Young Leeds United attacker and future Liverpool star Harry Kewell, put the visitors in front in the 19th minute before Khodadad Azizi, the ‘Speedy Gazelle of Iran’, equalised five minutes before half-time. Unfortunately for Iran, the score remained 1-1 at full-time and the Aussies had their crucial away goal. The hopes and dreams of an entire nation depended on the second leg of the play-off. The task had been cut out for Iran considering their awful record away from home.

The Melbourne Cricket Ground played host to the decider and once again, it was Kewell who put his side ahead before Aurelio Vidmar made it 2-0. The odds for Iran to qualify for the World Cup were now astronomical. But in the 72nd minute, Kewell was booked for a collision against the Iranian goalkeeper Ahmadreza Abedzadeh. This somewhat quelled the Aussie dominance for a bit, as a result of which, Iran responded with two quick-fire goals. Bagheri pulled one back in the 75th minute after being set up by Azizi before Azizi himself scored the most important goal in Iran’s history to send them to the World Cup.

The streets of Tehran erupted in joy as Team Melli reached the promised land. So jubilant were the Iranian people that as many as 5000 women wrestled their way past the turnstiles to enter the Azadi Stadium to greet the Iranian team for their homecoming. The Azadi was prohibited for women but given occasion, even the religious police did not exercise their power.

France ‘98

The political tension was palpable the moment the draws were made for the group stage that put Iran and the US in the same group along with Germany and Yugoslavia.

For Iran and the US, this was much more than just football. Concerns over world peace and geo-politics far exceeded the emotions involved in a game of football. Liberals feared the use of the World Cup as a modus operandi for spreading propaganda by the conservatives while the conservatives dreaded the “un-Islamic” ambience of France that would expose their humiliating abhorrence towards modernity.

Not to mention the People’s Mujahideen, a group of quasi-Marxists and Iranian exiles in Europe who have previously utilised football’s popularity to propagate their anti-governmental stance against the Iranian regime.

However, it was surprisingly a French television network that ignited the first fires of this carefully anticipated inferno. A few days before Iran’s clash with the US, a French channel broadcasted the Sally Field starring 1991 film ‘Not Without My Daughter’ based on the book of the same name.

The film depicts the life of an American woman living with her abusive husband in Iran under the strict laws of theocracy. The American woman eventually leaves his Iranian husband and flees for the US with their daughter.

So controversial was this airing, that the Iranian football federation lodged an official complaint on grounds of deliberate incitement of political tension.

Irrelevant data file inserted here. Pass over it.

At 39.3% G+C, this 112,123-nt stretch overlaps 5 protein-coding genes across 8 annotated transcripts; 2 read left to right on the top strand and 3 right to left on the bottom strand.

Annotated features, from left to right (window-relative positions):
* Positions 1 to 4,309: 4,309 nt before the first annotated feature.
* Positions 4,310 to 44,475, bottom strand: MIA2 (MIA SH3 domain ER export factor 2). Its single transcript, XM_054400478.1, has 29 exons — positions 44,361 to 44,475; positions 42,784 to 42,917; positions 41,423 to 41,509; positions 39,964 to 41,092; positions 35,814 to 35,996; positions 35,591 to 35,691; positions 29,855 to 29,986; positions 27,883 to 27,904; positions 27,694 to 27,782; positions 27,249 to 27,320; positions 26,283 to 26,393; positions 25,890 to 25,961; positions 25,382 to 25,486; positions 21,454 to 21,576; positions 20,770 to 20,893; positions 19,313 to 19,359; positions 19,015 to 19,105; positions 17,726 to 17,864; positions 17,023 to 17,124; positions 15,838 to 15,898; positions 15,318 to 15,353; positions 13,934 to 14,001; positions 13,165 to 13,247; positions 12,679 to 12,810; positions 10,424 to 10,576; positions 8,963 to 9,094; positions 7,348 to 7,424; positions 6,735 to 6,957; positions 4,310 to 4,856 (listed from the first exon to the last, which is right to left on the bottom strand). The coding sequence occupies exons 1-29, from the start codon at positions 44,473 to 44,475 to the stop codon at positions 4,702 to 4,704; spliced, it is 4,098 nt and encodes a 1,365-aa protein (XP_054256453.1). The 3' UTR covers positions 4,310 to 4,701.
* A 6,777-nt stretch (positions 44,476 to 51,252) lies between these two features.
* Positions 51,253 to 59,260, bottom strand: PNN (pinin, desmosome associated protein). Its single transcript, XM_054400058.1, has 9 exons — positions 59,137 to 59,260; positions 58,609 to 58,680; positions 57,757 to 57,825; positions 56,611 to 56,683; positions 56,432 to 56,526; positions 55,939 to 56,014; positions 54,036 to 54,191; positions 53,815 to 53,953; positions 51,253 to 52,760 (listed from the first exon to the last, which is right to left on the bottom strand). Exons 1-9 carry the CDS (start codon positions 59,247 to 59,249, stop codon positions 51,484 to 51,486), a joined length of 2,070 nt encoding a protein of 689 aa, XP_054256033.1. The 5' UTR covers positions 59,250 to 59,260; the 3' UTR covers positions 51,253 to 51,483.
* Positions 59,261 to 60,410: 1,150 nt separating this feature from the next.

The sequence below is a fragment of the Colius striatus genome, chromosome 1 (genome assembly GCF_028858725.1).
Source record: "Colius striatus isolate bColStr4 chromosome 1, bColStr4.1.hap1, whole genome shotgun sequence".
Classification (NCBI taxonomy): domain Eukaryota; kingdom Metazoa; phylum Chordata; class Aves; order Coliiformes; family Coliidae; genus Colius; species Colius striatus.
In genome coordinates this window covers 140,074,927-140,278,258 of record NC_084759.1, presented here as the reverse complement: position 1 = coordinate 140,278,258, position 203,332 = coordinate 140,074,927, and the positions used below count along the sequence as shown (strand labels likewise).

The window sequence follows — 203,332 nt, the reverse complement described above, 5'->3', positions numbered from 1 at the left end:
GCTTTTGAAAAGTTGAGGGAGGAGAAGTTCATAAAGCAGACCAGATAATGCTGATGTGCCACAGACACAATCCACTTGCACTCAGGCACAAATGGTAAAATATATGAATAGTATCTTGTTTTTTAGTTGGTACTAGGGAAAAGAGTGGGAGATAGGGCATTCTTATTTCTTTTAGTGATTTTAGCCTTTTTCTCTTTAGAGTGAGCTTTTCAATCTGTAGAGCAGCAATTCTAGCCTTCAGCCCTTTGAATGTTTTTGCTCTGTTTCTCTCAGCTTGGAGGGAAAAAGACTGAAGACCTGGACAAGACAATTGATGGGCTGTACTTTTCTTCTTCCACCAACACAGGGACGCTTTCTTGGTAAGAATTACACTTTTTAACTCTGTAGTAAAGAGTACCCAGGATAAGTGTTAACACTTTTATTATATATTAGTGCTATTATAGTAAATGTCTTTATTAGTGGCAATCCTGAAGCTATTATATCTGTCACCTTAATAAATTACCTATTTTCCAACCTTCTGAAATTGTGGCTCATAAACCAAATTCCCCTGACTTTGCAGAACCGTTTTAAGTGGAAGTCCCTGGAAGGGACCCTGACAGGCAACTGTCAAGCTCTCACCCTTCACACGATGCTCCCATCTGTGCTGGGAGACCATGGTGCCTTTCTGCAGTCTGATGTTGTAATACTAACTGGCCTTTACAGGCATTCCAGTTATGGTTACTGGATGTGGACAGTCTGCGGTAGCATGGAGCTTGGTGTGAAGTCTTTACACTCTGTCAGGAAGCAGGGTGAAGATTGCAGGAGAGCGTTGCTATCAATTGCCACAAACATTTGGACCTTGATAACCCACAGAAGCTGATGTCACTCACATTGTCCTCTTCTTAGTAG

”It is not the right thing to show this untrue thing about Iranian culture,” said Talebi. ”In the World Cup, everyone speaks of unity and love and togetherness, and somebody shows this film. Nobody can benefit, except to make everybody unhappy in our camp.”

Azizi, the reigning Asian Player of the Year, was determined to beat the Americans at all cost even before the film was aired. Imagine his resolve after the fiasco.

“We will not lose the game,” he said during a pre-World Cup tournament in Teheran in April. “Many families of martyrs are expecting us to win. We will win for their sake.”

The martyrs in question were the casualties from the Iran-Iraq war that Azizi believed to have been started by the US for its own interest in 1980. It is important to note that his stance was entirely from the point of view of a sporting rival and not that of an anti-American Iranian patriot.

It is also worth remembering that the Americans were denied a chance to scout their opponents prior to the World Cup. After an Iranian wrestling team was held up in customs during a visit to the United States, Sampson and his coaches were not allowed to watch Iran play in a pre-World Cup tournament in Tehran.

While the conservatives within the Regime remained staunch in their anti-American stance, the footballers had nothing but friendship in their minds. The Iranians were expected to show some sign of solidarity with the Americans in what was to become a thinly veiled act of rebellion against the Ayatollah’s express orders.

Before their 1-0 defeat against Yugoslavia in Saint-Etienne, Iranian players presented their opponents with roses. Something similar was anticipated for their tie against the US.

“I promise, there will be a surprise,” said Talebi before the game.